Three new hams based at NASA’s Johnson Space Center (JSC) have been spending more than two-thirds of their workdays on the road highlighting Amateur Radio on the International Space Station (ARISS) and other NASA-supported educational programs.

Aerospace education specialists for the NASA Aerospace Education Services Program (AESP) headquartered at JSC, the ham trio’s combined territory includes Texas, Oklahoma, Kansas, Nebraska, North Dakota, South Dakota, New Mexico and Colorado. Forty education specialists work out of NASA regional centers nationwide, serving kindergarten through college-level educators.

“NASA personnel are involved in amazing research and engineering programs truly unique to the agency,” said Ota Lutz, KD5UQZ , whose territory includes Kansas and Nebraska. “The opportunity to share a glimpse inside those programs with education audiences and observe the excitement it generates provides my greatest source of satisfaction.”

Lutz, Joan Sanders, KD5UQW , and Angelo Casaburri, KD5UQS –and Linus Guillory –travel to schools and museums as AESP representatives. Casaburri’s area is North and South Dakota, while Guillory’s is Colorado and Oklahoma.

AESP specializes in providing free professional development workshops for teachers of science, mathematics, geography and technology. Workshops introduce participants to hands-on activities and NASA curriculum support materials.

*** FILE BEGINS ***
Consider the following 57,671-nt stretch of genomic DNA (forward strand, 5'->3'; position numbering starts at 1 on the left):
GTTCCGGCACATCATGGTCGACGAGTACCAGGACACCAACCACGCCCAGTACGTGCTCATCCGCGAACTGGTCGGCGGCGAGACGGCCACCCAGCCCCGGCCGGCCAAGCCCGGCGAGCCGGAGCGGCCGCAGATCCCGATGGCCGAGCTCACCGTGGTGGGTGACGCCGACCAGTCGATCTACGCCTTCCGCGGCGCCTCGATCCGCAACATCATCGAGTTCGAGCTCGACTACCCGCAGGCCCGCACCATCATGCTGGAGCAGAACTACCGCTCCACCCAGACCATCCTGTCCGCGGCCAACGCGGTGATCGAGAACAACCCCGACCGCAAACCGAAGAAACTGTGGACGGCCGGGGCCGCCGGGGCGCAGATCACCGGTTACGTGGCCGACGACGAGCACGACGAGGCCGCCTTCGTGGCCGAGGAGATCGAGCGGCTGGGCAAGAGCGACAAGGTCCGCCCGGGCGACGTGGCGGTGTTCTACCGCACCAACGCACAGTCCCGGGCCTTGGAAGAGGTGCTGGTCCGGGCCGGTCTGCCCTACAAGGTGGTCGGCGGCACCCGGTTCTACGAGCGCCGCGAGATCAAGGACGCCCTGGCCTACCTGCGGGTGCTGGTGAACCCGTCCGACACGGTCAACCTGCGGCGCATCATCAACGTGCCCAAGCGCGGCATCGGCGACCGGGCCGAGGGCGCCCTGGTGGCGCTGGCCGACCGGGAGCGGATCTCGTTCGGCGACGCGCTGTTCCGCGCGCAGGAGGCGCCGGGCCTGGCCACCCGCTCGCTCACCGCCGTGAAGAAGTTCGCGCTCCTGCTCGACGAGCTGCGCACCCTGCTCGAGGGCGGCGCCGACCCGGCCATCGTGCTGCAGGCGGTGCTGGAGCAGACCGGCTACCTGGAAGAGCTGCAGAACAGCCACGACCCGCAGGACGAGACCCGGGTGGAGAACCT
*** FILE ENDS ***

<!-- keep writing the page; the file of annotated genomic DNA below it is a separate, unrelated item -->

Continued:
Lutz, Sanders and Casaburri studied for and passed their licensing exams in December, not only because they have a lot of respect for Amateur Radio but because they believe in the benefits of the ARISS program. “ARISS offers lots of opportunities, has a fairly simple application procedure and an in-place support network–local ham clubs–and is available to nearly anyone, regardless of geographic location,” Lutz said.

Fellow aerospace education specialist Sanders agreed. “Without exception, the men and women of the Astronaut Corps are heroes to school children,” said Sanders, who travels in Texas and New Mexico. “Amateur Radio makes contact possible with our astronauts on orbit for audiences around the world, and it provides a method of direct access that otherwise may be impossible.”

They’ve found that teachers respond very positively to the their presentations. As Lutz explained, “Our focus is on providing inquiry-based hands-on activities that are aligned with state educational standards and utilize inexpensive materials. NASA Enterprise topics are the driving theme, so our material is current and of high interest to students, teachers and the general public.”

NASA’s Aerospace Education Services Program began in 1961. Oklahoma State University, the current contract administrator, recently approved the three new hams for a portable ham station to take on the road. The aerospace education specialists want to give teachers an idea of how easy it is to operate a ham station, and they’re hoping local radio club members will partner with schools.

The NASA AESP Web site;


The OSU AESP Web site;